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The largest ever observed galaxy discovered in a giant cluster

Scientists have discovered the largest galaxy ever observed. Alcyoneus is located 3 billion light-years from Earth and is 5 megaparsecs in size. That is, it is a giant cluster of stars with a diameter of 16.3 million light years. For comparison purposes, the Milky Way, where the Sun is located, is about 100,000 light-years across. Until then, the largest observed galaxy was IC 1101 with an estimated size of 4 million light years. Thus, Alcyoneus is 163 times larger than our galaxy and 4 times larger than IC 1101.

The finding was published in a paper led by astronomer Martijn Oei in February and recently updated. Alcyoneus is located in the constellation Lynx and is a radio galaxy and its discovery shows how little we know about these giants. It hosts a supermassive black hole in its galactic core which exerts a gravitational pull on stars. It also emits colossal jets and lobes from its center.

lobes of and the growth of galaxies

Not all material that is pulled into an active black hole ends up at the event horizon. Some are thrown towards the poles instead of towards the accretion disks. Then this material is released into space in the form of plasma jets at relativistic speeds, very close to the speed of light. They can travel a huge distance before becoming radio-emitting lobes. Some of the host galaxies emit gigantic lobes, such as Alcyoneus, but scientists still don’t understand why this happens. Solving this could help explain why a radio galaxy grows to giant size.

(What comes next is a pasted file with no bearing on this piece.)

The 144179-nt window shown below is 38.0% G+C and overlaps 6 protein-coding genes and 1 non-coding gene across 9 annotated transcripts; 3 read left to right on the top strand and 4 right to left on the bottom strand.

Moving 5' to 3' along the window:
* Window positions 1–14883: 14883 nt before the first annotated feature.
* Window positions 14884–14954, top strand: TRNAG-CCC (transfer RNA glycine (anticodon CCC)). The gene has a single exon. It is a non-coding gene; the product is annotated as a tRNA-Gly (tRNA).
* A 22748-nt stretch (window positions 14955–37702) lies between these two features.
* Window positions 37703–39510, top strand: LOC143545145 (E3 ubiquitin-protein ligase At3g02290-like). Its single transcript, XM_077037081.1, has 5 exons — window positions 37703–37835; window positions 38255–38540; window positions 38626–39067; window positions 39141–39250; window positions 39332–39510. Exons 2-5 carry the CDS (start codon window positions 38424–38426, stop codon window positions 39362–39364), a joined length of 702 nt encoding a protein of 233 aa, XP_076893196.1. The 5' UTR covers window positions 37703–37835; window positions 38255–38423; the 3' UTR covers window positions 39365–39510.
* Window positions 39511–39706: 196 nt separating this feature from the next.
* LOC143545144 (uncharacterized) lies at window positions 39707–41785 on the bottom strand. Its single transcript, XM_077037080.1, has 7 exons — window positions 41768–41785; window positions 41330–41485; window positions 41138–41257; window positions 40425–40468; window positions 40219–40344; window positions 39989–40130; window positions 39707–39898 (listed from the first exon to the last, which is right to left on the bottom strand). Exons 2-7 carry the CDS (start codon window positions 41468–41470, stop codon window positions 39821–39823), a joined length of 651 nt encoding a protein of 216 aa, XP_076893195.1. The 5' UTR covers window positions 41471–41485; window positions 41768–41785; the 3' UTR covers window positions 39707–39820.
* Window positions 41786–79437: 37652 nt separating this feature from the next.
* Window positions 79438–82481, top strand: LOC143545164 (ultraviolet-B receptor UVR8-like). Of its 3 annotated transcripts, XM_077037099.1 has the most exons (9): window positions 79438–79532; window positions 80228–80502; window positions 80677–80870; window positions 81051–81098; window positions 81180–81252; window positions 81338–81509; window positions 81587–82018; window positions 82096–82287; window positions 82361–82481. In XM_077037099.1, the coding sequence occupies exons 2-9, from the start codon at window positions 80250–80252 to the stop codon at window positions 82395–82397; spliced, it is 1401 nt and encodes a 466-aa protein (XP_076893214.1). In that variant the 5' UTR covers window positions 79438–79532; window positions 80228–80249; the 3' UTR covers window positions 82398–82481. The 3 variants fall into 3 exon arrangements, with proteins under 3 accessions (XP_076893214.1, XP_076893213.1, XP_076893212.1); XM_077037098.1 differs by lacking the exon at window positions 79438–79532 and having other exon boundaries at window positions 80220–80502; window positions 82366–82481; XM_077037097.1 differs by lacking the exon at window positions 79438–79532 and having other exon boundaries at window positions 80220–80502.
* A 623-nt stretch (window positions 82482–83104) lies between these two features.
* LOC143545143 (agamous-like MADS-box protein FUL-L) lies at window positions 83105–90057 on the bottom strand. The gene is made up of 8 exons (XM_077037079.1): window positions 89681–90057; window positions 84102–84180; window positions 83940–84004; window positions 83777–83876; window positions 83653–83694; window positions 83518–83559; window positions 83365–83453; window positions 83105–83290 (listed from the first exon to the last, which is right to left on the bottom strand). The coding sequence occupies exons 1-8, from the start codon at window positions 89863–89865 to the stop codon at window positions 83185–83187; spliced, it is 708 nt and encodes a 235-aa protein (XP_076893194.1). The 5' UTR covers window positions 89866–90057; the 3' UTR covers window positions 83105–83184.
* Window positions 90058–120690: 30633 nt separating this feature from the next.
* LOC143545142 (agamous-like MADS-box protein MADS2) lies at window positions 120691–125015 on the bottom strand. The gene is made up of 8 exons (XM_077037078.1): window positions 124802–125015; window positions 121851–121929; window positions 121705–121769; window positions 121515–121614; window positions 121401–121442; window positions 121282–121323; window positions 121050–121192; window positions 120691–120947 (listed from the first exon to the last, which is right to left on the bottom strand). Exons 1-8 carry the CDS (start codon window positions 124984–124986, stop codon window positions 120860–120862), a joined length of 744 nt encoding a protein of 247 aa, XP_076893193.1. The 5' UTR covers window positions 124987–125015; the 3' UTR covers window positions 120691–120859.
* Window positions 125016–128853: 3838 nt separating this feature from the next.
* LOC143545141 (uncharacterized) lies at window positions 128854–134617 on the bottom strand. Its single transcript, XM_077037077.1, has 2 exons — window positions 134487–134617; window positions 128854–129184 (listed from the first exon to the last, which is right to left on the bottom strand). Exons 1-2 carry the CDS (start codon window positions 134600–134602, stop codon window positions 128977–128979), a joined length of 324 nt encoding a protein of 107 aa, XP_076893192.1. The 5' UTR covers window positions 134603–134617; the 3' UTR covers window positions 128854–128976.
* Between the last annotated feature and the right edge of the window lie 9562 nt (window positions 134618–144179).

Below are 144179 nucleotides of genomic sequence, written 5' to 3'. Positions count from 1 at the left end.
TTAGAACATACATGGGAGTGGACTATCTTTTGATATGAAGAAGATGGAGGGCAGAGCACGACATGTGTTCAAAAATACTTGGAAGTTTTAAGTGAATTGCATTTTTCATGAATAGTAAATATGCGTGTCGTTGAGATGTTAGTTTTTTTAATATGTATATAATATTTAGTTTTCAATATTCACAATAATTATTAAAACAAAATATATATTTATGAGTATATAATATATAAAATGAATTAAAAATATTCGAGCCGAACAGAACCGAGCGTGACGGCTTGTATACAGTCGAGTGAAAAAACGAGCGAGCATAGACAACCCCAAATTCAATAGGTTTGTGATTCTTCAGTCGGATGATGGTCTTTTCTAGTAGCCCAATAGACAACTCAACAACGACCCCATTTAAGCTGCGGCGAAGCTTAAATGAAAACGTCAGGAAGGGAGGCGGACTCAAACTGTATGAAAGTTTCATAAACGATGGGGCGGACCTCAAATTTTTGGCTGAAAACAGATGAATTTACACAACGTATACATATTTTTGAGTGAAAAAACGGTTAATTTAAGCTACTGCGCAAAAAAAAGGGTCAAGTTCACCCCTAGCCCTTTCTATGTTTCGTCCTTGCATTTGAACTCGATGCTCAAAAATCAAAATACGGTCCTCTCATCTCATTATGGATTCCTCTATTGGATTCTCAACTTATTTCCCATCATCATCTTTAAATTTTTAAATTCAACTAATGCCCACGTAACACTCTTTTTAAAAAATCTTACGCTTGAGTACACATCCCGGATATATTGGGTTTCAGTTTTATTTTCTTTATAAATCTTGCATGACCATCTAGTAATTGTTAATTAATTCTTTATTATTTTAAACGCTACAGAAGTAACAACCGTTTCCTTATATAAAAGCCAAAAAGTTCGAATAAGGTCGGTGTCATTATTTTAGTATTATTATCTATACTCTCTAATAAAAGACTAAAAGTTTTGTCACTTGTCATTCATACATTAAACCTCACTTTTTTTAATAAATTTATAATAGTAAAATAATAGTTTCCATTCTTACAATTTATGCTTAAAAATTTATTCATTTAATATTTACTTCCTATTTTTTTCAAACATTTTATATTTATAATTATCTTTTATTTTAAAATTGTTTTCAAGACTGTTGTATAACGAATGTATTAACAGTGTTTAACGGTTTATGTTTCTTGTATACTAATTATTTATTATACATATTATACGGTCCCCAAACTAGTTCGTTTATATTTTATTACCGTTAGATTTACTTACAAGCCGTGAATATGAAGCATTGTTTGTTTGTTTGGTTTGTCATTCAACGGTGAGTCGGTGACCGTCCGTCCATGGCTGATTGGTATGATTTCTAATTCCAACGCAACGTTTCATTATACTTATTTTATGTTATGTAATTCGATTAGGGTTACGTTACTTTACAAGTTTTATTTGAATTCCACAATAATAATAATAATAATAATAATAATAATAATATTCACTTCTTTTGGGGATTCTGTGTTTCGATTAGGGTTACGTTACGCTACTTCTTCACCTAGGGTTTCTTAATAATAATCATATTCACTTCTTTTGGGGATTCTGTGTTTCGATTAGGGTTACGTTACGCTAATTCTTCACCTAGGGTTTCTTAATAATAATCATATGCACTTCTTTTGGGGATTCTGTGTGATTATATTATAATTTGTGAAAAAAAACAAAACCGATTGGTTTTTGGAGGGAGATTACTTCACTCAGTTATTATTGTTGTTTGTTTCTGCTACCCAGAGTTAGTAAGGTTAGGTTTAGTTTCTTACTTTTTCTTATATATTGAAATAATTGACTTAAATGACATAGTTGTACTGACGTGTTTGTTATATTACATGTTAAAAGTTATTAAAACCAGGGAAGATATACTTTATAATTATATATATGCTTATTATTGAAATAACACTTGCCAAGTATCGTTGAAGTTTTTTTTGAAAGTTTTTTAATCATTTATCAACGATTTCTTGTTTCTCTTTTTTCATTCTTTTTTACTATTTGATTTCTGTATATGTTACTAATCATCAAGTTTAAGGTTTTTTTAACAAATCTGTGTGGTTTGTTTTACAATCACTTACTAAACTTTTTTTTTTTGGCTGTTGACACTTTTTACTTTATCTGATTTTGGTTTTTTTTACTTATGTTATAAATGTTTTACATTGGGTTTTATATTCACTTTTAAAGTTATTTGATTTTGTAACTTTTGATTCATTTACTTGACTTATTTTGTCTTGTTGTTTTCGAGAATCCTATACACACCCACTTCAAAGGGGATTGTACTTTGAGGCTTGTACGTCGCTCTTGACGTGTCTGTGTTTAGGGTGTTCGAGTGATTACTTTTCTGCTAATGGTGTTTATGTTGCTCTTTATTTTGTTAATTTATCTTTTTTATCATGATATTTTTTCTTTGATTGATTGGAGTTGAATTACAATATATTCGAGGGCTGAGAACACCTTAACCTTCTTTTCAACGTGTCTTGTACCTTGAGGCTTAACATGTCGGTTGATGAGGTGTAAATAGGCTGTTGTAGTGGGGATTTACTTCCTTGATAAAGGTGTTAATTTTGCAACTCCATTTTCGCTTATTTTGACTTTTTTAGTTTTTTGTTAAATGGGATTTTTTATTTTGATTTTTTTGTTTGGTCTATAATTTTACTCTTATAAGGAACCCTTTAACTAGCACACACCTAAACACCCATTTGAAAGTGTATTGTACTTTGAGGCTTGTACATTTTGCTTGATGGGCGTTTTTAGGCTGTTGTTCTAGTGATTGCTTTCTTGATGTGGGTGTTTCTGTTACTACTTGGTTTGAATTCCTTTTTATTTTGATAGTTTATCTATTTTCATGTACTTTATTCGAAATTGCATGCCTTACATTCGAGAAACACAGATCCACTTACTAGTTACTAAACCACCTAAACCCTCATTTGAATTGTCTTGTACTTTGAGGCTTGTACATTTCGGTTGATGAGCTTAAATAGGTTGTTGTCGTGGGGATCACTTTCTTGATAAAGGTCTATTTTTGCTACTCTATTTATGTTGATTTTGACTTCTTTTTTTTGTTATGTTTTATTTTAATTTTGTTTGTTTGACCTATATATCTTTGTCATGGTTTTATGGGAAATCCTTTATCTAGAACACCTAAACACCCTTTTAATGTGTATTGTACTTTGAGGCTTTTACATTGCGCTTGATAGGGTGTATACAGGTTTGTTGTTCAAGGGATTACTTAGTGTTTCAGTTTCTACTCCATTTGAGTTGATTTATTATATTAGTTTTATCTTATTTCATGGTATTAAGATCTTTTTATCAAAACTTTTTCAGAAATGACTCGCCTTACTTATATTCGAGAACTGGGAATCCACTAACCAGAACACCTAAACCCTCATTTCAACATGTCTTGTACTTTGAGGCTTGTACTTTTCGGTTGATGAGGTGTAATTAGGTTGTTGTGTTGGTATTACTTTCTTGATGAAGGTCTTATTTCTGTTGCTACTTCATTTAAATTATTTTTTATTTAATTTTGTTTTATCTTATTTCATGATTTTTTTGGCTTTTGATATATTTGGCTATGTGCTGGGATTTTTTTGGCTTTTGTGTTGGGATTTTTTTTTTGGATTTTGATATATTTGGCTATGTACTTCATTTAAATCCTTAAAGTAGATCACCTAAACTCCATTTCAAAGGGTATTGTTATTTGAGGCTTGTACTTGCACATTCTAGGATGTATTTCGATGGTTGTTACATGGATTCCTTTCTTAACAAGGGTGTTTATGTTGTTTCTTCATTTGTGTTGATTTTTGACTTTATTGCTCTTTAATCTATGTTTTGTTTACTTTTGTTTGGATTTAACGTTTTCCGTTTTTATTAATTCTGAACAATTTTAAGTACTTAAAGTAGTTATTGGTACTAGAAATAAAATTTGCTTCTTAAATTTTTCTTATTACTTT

“Similarly, if there are particular large-scale environments that are highly conducive to the growth of giant radio galaxies, the largest giant radio galaxies are likely to reside there.” explained the researchers of the Leiden Observatory in the article that discovered the giant galaxy.

The discovery of Alcyoneus

In their search for environments conducive to the growth of giant radio galaxies, they ended up finding Alcyoneus. They used the European Low Frequency ARay (LOFAR) radio telescope network. With the frequencies harvested, they removed compact radio sources that could interfere with diffuse radio lobe detections, and corrected optical distortion as well. With the analysis of the images obtained subsequently they were able to observe the galaxy.

“We have discovered what is, in projection, the largest known structure made from a single galaxy: a gigantic radio galaxy with an adequate projected length. [de] 4.99 ± 0.04 megaparsecs. The true correct length is at least… 5.04 ± 0.05 megaparsecs,” the astronomers explained.

Trying to understand it, they discovered that it is an elliptical galaxy, its stars do not move in an orderly rotation, as in spirals. It is embedded in a filament of the cosmic web and is about 240 billion times the mass of the Sun. Its black hole alone is 400 million times the mass of our star.

Despite this, astronomers found that their characteristics were quite common. “Geometry aside, Alcyoneus and its host are suspiciously common: the overall low-frequency luminosity density, stellar mass, and supermassive black hole mass are all lower than, though similar to, those of medial giant radio galaxies.” They further add “Thus, very massive galaxies or central black holes are not required for the growth of large giants, and if the observed state is representative of the source throughout its lifetime, neither is high radio power.”

They believe its unprecedented size may be related to where it is. A less dense region of space can favor the expansion of the galaxy. Another solution is that the cosmic web in which it is embedded plays an important role in its growth. Whatever the reason, astronomers believe it will grow even larger.

The post The largest galaxy ever observed is discovered in a giant cluster first appeared on Olhar Digital.

Source: Olhar Digital



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